By Michael Hurley, CBS Boston

BOSTON (CBS) — There’s this odd thought that tends to permeate the baseball world, and it pushes a belief that games late in the season are more important than games at the beginning of the season. Sure, it helps for a team to know where it stands and what’s at stake when they take the field, and games in September in the midst of a pennant race do take on a different feel than those in early April. Or March.

But the fact remains that the bean counters who monitor the league standings count those victories in April equally with the wins in September. One win is one win, and each contributes to a team’s ultimate playoff position.

And in the effort to pick up some of those early-season victories, the Boston Red Sox and rookie manager Alex Cora could not have asked for a better road.

The schedule makers can’t and don’t account for quality of opponent when drawing up a team’s schedule, but in the case of the Red Sox, they basically rolled out a red carpet to start the 2018 season.

Here’s a look at the Red Sox’ opponents for the month of April. The number of games in each series is in parentheses.

@ Tampa Bay Rays (4)
@ Miami Marlins (2)
Tampa Bay Rays (3)
New York Yankees (3)
Baltimore Orioles (4)
@ Los Angeles Angels (3)
@ Oakland A’s (3)
@ Toronto Blue Jays (3)
Tampa Bay Rays (3)
Kansas City Royals (3)

Now, power rankings are just opinions. They’re not indicative of absolute truths. Often, power rankings in April look nothing like power rankings in July. But for now, power rankings are what we have. And here’s a look at where those teams stand on some power rankings from around the ol’ internet. (Their 2017 records, along with where that ranked them last year, are also listed.)

BOSTON (93-69, T-5th)
CBS Local: 7th
The Ringer: 7th
CBS Sports: 4th 7th
Bleacher Report: 7th
ESPN: 7th
Boston Herald: 7th
USA Today: 7th

Red Sox Average Ranking: 7th

TAMPA BAY (80-82, T-13th)
CBS Local: 17th
The Ringer: 20th
CBS Sports: 23rd (Worse than 20th, as didn’t list 21-30)
Bleacher Report: 21st
ESPN: 22nd
Boston Herald: 20th
USA Today: 19th

Rays Average Ranking: 20th

MIAMI (77-85, 18th)
CBS Local: 30th
The Ringer: 30th
CBS Sports: 30th (Worse than 20th, probably 30th)
Bleacher Report: 30th
ESPN: 30th
Boston Herald: 30th
USA Today: 30th

Marlins Average Ranking: 30th

NEW YORK YANKEES (91-71, 8th)
CBS Local: 3rd
The Ringer: 2nd
CBS Sports: 3rd 3rd
Bleacher Report: 5th
ESPN: 3rd
Boston Herald: 4th
USA Today: 5th

Yankees Average Ranking: 4th

BALTIMORE (75-87, T-20th)
CBS Local: 21st
The Ringer: 24th
CBS Sports: 20th (Worse than 20th)
Bleacher Report: 18th
ESPN: 20th
Boston Herald: 16th
USA Today: 22nd

Orioles Average Ranking: 20th

LOS ANGELES ANGELS (80-82, T-13th)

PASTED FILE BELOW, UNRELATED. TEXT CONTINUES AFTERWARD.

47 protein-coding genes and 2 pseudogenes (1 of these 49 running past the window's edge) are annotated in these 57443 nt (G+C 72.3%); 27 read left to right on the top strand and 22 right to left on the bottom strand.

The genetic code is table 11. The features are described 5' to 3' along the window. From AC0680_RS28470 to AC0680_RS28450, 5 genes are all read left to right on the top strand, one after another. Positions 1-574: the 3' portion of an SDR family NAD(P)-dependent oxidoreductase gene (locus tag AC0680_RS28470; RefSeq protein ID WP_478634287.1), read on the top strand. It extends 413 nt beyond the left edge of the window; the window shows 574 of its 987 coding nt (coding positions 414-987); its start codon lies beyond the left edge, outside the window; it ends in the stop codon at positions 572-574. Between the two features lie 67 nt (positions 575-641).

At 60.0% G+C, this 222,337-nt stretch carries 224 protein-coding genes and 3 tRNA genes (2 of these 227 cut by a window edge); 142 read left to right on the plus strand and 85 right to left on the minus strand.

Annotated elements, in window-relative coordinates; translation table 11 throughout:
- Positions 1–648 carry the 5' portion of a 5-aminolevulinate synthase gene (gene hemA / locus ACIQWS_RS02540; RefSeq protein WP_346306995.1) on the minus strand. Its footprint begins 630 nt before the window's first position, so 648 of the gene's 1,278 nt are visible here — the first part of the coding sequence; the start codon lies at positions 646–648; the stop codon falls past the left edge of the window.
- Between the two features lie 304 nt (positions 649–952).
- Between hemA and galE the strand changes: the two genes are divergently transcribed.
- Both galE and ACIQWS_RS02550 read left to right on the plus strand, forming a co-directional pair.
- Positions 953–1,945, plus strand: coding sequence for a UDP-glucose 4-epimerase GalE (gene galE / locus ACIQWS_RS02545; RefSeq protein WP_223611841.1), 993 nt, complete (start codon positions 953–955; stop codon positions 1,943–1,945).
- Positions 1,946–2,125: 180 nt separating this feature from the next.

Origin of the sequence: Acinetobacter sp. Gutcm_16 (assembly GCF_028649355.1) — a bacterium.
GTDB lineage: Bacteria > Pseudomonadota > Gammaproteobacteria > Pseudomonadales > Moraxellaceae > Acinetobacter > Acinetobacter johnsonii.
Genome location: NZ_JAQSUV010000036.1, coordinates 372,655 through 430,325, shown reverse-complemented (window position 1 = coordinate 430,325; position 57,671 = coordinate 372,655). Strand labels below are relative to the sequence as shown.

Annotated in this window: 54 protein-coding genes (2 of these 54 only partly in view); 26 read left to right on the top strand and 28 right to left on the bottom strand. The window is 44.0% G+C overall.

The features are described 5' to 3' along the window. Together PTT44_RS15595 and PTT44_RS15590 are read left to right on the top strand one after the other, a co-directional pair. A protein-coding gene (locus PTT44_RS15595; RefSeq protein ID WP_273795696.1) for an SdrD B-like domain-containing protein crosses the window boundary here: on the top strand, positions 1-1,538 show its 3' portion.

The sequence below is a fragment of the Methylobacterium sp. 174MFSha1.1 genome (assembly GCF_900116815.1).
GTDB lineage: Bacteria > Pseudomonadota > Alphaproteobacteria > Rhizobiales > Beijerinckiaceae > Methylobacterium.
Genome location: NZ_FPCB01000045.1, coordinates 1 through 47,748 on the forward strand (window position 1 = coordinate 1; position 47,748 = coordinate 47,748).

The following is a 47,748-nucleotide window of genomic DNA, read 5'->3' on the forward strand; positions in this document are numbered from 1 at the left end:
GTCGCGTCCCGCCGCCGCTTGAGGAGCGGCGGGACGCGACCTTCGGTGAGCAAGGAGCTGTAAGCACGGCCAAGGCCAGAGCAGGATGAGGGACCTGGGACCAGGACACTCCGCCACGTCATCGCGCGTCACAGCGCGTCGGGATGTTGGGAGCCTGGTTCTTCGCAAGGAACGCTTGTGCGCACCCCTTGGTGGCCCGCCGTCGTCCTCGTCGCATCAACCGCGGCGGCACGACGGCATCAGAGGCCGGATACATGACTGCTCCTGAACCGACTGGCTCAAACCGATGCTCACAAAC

CBS Local: 13th
The Ringer: 11th
CBS Sports: 9th 11th
Bleacher Report: 10th
ESPN: 9th
Boston Herald: 12th
USA Today: T-10th

Angels Average Ranking: 11th

OAKLAND (75-87, T-20th)
CBS Local: 18th
The Ringer: 22nd
CBS Sports: 19th 20th
Bleacher Report: 20th
ESPN: 23rd
Boston Herald: 21st
USA Today: 26th

Athletics Average Ranking: 21st

TORONTO (76-86, 19th)
CBS Local: 19th
The Ringer: 18th
CBS Sports: 11th 9th
Bleacher Report: 15th
ESPN: 19th
Boston Herald: 14th
USA Today: 16th

Blue Jays Average Ranking: 15th

KANSAS CITY (80-82, T-13th)
CBS Local: 16th
The Ringer: 28th
CBS Sports: 27th (Worse than 20th)
Bleacher Report: 27th
ESPN: 25th
Boston Herald: 26th
USA Today: 27th

Royals Average Ranking: 25th

Some quick thoughts to unpack: Did all the power rankers get together and decide the Red Sox are firmly the seventh-best team in baseball? Should the Marlins even show up this season? What do the CBS Local people know about the Royals that nobody else does?

Anyway, the sum result of that exercise is that in the Red Sox’ first 31 games, they will play 10 games against the 20th-best team in baseball. They’ll get a pair of games against the very worst team in baseball, three games against the sixth-worst team in MLB, and seven more games against two teams that rank in the bottom third of the league. That’s (counting fingers … ) 22 games against very bad competition right out of the chute.

This all comes with the usual caveats. Nothing is ever guaranteed. You can’t predict baseball. Bad teams beat good teams every day. Yada yada yada. You know all that. But the bottom line is this: It’s a pretty soft landing for the Red Sox in April.

If the Red Sox can handle their business against the bad teams — call it a .700 winning percentage, which is aggressive but doable — and play .500 against the Yankees and Angels, they can emerge from their first 31 games with something like a 20-11 record. There will be a long way to go after that, but for a team that could really use a fast start, the road has been paved.

You can email Michael Hurley or find him on Twitter @michaelFhurley.

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